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Diaper-grown mushrooms to cut down waste


According to the EPA, the average baby will work their way through 8,000 of them before they end up in landfill where they'll take centuries to break down. In an effort to reduce the problem, scientists at Mexico's Autonomous Metropolitan University, Azcapotzalco (UAM-A), have turned used diapers to the task of growing mushrooms.

The project led by Rosa María Espinosa Valdemar uses only diapers containing liquid waste, which are first sterilized in an autoclave before being ground up and mixed with material containing lignin from pasture, grape pomace, coffee or pineapple crown to create a substrate.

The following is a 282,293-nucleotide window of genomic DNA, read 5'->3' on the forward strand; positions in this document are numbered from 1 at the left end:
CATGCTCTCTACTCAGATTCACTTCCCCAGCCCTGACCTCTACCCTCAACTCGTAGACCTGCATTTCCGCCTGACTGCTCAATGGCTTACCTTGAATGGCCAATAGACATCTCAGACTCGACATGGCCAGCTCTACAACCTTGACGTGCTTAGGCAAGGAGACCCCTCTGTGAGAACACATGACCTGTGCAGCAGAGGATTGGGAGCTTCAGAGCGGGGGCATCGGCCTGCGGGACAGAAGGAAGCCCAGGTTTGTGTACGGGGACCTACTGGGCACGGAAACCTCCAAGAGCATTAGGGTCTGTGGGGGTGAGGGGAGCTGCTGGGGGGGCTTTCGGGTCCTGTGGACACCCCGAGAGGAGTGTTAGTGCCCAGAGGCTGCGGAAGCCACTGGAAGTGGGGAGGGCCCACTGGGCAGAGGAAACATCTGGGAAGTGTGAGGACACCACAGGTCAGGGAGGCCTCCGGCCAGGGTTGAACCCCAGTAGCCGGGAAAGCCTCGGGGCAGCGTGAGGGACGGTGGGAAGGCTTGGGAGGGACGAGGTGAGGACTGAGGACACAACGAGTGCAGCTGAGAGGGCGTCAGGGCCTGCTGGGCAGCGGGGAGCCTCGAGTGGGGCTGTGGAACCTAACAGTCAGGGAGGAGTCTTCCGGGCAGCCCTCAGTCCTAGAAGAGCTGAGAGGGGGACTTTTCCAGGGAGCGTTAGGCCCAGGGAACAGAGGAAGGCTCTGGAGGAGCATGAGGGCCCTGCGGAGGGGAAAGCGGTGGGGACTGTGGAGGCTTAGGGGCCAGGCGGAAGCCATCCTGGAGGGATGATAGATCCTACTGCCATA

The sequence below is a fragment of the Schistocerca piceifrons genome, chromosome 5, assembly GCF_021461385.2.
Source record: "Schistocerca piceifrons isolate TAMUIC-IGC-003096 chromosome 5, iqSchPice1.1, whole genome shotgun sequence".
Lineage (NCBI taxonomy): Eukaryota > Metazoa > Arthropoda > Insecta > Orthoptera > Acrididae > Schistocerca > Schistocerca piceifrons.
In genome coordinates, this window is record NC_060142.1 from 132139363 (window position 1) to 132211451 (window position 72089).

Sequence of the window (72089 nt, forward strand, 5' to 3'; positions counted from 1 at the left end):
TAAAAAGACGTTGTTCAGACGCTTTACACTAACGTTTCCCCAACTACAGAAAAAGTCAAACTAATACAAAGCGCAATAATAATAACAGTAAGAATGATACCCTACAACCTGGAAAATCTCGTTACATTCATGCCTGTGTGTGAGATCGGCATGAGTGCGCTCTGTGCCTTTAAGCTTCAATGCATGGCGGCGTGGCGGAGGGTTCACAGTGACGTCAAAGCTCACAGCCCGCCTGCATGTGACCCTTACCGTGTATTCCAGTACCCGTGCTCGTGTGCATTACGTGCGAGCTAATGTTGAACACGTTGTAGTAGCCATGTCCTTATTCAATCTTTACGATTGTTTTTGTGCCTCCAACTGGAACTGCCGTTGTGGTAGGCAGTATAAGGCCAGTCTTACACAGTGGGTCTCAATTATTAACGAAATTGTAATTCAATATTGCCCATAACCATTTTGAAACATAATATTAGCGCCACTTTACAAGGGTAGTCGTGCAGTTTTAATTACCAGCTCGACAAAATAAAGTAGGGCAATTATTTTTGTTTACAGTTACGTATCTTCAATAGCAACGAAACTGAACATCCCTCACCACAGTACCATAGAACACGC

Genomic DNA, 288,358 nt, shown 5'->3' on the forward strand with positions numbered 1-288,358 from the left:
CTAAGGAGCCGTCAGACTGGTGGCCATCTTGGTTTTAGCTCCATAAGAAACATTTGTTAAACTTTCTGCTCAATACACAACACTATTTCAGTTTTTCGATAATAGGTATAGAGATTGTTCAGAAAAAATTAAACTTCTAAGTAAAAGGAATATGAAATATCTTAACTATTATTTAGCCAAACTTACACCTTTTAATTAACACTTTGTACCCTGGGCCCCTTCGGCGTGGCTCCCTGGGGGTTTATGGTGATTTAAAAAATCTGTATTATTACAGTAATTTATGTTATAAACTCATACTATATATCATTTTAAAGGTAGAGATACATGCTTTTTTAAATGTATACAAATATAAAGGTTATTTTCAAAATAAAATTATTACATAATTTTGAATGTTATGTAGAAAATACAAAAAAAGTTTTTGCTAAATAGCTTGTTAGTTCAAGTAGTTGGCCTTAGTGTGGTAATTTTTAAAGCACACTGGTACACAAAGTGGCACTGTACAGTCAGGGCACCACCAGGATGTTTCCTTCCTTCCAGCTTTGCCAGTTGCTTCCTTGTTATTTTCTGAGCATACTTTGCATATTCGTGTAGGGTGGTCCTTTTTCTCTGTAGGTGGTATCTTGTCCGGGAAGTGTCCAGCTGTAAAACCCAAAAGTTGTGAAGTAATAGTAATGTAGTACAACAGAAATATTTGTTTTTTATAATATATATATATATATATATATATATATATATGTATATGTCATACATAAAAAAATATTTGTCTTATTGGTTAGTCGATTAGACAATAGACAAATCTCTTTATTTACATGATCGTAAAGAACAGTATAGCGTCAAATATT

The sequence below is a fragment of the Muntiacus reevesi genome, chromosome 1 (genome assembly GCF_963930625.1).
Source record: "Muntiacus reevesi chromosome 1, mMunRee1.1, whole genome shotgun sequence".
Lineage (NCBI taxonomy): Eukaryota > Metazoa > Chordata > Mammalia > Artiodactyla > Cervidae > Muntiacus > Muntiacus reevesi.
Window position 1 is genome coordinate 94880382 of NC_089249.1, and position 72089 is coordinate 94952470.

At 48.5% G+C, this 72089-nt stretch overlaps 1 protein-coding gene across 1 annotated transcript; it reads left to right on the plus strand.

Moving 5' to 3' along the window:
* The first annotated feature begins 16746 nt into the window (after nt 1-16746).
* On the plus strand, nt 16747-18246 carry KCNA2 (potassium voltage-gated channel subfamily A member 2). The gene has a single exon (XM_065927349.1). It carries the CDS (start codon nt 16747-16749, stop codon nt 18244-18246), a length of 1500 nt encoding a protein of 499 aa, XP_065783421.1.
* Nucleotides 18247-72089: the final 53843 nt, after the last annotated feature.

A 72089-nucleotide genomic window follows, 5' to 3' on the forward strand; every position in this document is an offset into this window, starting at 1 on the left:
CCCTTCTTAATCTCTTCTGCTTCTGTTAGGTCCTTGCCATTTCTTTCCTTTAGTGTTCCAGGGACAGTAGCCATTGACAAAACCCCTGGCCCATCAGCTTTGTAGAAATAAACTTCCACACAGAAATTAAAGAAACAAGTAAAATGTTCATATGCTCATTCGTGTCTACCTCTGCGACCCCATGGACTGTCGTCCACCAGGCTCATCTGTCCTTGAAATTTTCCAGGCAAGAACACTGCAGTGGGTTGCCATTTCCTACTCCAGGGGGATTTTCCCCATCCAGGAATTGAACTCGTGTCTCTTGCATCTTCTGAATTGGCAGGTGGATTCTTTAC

Fungus spores grown on some wheat or sorghum are then spread on this substrate and placed in a plastic bag, where it is held for two to three weeks in dark conditions with controlled humidity and temperature before being exposed to light. With the mushrooms feeding on the cellulose that is present in the diapers, after a period of two-and-a-half to three months, the diaper degrades and reduces in volume and weight by up to 80 percent.

"For example, if we apply this technology in a kilo (2.2 lb) of diapers, at the end of the process it will be reduced to 200 g (7 oz) and 300 g (11 oz) of mushrooms," says Valdemar Espinosa.

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